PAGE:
Studies have shown that people who happen to be more grateful, also tend to be less impatient and make better decisions. The thinking is that the more able you are to see the positives in your current situation, the less likely you are to crave new short-term gratification.
Being grateful changes your entire outlook on life. It gives you the ability to thrive under pressure, make the best of difficult situations and allows you to find the good in an otherwise terrible day. With patience, you can train your brain to focus on the positives rather than the negatives, giving you the confidence to deal with any kind of adversity.
Researchers at Georgia Southern University have proven the theory. They took two groups of people, and asked only one of them to perform a gratitude-based exercise. The group who were assigned the gratitude task reported to have experienced more resilience and coping skills during the experience than the group who hadn’t participated.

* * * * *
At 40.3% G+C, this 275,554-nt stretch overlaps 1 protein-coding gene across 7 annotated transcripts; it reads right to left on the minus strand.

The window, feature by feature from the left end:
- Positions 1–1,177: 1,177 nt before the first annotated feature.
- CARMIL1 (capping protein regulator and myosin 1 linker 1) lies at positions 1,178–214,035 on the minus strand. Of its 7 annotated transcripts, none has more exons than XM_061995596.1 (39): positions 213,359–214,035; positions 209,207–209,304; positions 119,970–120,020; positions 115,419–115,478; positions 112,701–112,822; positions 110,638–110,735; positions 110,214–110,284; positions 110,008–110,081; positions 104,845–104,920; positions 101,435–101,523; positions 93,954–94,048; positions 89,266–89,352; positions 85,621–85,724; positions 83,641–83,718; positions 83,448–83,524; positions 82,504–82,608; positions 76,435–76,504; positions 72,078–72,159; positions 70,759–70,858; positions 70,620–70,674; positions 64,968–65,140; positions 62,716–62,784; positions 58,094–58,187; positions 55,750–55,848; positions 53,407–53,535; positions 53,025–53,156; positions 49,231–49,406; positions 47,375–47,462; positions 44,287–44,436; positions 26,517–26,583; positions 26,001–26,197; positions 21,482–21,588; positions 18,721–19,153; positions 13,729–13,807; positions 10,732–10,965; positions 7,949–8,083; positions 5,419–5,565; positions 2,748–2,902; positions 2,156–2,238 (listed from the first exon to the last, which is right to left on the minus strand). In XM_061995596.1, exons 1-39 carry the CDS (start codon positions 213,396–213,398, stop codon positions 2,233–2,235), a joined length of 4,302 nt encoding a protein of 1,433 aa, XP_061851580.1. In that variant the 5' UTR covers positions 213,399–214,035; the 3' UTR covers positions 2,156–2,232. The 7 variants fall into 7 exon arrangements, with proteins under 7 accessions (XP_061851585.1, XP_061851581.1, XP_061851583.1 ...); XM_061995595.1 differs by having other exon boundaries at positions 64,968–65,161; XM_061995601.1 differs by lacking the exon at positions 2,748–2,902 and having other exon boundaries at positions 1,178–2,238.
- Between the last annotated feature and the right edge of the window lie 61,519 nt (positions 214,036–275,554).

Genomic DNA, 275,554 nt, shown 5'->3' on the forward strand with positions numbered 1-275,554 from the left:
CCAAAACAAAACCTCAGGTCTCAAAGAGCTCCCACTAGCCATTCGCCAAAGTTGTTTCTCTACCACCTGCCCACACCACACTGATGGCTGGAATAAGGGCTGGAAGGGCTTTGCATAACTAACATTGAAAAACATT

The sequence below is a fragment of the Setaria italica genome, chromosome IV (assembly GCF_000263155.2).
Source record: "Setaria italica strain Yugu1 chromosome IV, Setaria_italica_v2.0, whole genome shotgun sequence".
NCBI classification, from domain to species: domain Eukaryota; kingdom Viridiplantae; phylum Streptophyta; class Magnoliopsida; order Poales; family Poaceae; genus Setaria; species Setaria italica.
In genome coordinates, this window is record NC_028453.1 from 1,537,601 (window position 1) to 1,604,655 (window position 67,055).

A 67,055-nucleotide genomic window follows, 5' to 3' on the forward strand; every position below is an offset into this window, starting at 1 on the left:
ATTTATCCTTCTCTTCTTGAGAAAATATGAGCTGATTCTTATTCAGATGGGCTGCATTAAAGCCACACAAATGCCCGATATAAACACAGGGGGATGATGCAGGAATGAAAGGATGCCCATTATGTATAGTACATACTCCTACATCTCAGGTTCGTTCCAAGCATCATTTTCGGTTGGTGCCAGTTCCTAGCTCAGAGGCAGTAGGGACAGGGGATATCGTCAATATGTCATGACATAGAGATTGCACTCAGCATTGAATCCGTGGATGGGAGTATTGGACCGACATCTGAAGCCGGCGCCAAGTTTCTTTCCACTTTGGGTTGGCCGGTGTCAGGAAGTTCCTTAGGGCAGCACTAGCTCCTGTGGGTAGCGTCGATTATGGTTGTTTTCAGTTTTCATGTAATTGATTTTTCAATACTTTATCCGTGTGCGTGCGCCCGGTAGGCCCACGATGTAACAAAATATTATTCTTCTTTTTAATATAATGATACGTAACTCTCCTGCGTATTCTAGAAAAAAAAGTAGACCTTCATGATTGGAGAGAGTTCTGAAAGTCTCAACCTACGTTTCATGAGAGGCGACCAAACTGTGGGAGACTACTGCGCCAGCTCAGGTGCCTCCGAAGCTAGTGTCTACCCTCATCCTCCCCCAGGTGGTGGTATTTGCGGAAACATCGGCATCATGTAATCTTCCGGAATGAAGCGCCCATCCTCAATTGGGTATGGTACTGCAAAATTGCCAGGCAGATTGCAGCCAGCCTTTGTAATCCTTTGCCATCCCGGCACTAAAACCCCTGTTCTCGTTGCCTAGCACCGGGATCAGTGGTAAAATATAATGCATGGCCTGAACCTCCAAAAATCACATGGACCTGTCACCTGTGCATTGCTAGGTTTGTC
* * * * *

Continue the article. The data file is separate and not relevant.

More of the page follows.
If gratitude can make you happier, it stands to reason it can have a positive impact on mental health problems. If you're living with anxiety or depression, it’s possible that adopting an attitude of gratitude and focusing on the positives could play a vital role in recovery.
Aside from encouraging the production of both dopamine and serotonin, gratitude practice reduces the production of stress hormones. In 1998 McCraty et al conducted an experiment into emotional self-management and stress. Their findings showed that there was a 23 per cent reduction of cortisol – a stress hormone – in the experimental group, who had been instructed to take part in an appreciation exercise.
Express thanks with gifts or letters shutterstock/StudioByTheSea
Another study discovered that the act of gratitude writing was incredibly beneficial to mental health. Researchers asked participants to either write letters of gratitude, note down their most negative experiences, or write nothing. They found that the group who took part in writing gratitude letters reported better mental health several weeks after the study had been completed.